Thursday, February 03, 2011

A step forward for Islamic finance in India

Recently I wrote a post on the potential benefit for Islamic finance in the US (and potentially also the possibility of US municipal sukuk) caused by a courts dismissal of a lawsuit filed against the US government. In that case, the court found that the US government's bailout of AIG which left it with majority ownership of the company, which offers takaful, did not represent the government's encouragement of religion. That would be prohibited under the First Amendment's Establishment Clause.

It appears that a similar court ruling could have the same effect in India. Today, the high court in Kerala dismissed a petition that would have prohibited the state government from participating in promoting an Islamic bank. The court found that "although the institution was based on the principals of a religion, its motive was not to propagate the religion and the state's participation in it was purely based on commercial prospects" according to the Times of India.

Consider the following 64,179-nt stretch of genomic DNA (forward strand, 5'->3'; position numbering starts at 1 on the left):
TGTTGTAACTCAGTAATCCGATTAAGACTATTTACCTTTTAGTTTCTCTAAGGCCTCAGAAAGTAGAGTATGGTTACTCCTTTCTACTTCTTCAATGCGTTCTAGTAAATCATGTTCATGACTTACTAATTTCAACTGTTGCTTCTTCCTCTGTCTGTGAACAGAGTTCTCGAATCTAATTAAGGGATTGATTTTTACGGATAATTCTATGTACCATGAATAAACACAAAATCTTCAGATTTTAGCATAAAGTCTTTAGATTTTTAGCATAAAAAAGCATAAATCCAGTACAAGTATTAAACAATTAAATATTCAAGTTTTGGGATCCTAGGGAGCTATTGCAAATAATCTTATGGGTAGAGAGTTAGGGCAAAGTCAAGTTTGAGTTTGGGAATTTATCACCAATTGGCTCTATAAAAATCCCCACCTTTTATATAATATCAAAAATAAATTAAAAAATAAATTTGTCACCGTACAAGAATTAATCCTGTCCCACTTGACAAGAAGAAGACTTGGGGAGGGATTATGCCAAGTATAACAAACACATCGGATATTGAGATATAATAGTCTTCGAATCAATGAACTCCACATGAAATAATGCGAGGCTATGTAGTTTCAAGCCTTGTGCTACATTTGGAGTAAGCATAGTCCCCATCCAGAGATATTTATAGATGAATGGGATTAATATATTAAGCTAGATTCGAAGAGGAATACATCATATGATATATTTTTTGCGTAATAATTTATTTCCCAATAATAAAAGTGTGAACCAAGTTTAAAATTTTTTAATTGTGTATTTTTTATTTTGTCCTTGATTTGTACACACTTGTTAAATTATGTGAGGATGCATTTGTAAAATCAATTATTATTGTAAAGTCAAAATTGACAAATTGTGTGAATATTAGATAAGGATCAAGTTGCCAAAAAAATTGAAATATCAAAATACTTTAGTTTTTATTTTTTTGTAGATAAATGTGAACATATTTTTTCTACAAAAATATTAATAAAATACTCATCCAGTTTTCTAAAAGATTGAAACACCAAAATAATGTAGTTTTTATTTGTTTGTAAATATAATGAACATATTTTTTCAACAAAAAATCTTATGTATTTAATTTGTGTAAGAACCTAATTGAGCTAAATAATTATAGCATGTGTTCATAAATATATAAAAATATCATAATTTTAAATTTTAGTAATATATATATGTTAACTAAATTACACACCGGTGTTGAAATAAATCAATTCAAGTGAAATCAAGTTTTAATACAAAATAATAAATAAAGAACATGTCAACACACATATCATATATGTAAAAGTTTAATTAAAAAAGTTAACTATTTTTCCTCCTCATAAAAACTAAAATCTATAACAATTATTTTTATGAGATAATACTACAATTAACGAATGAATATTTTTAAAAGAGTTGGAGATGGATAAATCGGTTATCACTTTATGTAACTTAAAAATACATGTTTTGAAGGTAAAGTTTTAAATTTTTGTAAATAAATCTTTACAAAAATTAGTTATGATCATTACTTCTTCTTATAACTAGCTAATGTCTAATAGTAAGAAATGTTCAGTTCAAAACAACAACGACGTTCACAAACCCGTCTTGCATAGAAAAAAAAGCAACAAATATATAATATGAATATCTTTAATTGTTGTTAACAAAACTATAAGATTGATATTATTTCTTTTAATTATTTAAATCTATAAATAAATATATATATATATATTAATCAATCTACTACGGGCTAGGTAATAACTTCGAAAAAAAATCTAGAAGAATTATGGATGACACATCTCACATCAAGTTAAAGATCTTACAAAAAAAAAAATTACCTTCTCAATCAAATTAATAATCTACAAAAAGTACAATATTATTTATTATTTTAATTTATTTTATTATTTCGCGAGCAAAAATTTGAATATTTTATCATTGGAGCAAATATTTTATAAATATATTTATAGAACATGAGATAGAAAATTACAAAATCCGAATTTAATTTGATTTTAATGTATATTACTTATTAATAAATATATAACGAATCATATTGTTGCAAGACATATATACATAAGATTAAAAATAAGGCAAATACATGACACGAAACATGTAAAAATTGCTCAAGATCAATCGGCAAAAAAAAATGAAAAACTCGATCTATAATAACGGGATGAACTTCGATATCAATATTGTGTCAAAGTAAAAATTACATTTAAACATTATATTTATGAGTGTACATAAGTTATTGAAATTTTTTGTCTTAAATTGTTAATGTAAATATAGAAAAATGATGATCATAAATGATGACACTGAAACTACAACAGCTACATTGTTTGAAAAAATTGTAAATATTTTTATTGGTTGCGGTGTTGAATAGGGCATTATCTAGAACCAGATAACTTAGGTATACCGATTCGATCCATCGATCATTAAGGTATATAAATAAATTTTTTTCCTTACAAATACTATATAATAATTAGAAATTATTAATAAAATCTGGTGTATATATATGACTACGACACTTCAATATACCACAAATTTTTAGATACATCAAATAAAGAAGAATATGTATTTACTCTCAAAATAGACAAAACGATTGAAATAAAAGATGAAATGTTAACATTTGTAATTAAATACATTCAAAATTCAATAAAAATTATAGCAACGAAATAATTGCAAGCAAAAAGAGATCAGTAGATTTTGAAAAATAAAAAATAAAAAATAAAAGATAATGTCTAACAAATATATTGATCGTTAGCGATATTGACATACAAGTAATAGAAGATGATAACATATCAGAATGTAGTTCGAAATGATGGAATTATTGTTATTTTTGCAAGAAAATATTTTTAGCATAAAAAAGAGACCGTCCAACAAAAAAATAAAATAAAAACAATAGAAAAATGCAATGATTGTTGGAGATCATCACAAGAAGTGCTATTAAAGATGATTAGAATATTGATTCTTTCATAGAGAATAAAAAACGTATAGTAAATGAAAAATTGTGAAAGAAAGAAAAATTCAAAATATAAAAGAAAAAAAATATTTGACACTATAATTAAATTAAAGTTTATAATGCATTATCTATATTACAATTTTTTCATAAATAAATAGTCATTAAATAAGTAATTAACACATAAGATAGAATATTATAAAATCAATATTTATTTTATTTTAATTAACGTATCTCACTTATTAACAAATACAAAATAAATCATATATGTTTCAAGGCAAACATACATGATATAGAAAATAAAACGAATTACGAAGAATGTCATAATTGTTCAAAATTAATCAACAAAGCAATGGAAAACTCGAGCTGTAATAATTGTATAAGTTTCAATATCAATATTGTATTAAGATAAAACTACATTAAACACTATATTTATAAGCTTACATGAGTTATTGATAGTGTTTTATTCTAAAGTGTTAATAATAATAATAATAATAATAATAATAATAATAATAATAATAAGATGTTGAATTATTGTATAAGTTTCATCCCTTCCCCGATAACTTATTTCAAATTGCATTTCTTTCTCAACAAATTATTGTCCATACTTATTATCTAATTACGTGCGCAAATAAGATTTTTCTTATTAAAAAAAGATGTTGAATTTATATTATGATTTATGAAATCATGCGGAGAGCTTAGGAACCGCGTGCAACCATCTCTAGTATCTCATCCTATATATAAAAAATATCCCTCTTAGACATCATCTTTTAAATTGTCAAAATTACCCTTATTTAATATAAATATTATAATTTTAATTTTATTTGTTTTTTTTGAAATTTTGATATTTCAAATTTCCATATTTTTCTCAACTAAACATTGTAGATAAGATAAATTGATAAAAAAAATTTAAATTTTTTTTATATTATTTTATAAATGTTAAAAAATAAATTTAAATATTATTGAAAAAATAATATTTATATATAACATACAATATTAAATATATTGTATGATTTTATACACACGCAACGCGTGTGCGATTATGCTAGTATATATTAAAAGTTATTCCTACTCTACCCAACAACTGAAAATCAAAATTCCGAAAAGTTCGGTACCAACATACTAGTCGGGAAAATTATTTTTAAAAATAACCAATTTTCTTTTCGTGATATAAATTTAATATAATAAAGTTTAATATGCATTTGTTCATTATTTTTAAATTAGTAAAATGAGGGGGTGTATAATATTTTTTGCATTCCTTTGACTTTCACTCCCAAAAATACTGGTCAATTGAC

This could open up the Indian market somewhat for Islamic finance, which has been slow to develop. There are differences between the US and India. The largest difference is that in the US, the government has been open to allowing Islamic financial institutions to operate under existing financial laws, which are broad enough to accommodate Islamic finance. In India, in contrast, the regulatory climate is much less certain and the Reserve Bank of India, the country's central bank, determined that Islamic banking is not possible under India's existing regulation in an unpublished report.

There are still many things that will need to be worked out before India's Islamic finance industry can really begin to grow to serve the large Muslim population (and hopefully non-Muslims as well), but this is a step in the right direction. There have been many setbacks in non-Muslim-majority countries, from the failure of sukuk legislation in South Korea to the decision by the UK government not to issue a sukuk, so it is encouraging to see signs of progress. This is particularly true in countries that have for many years been viewed as being hostile towards Islamic finance.

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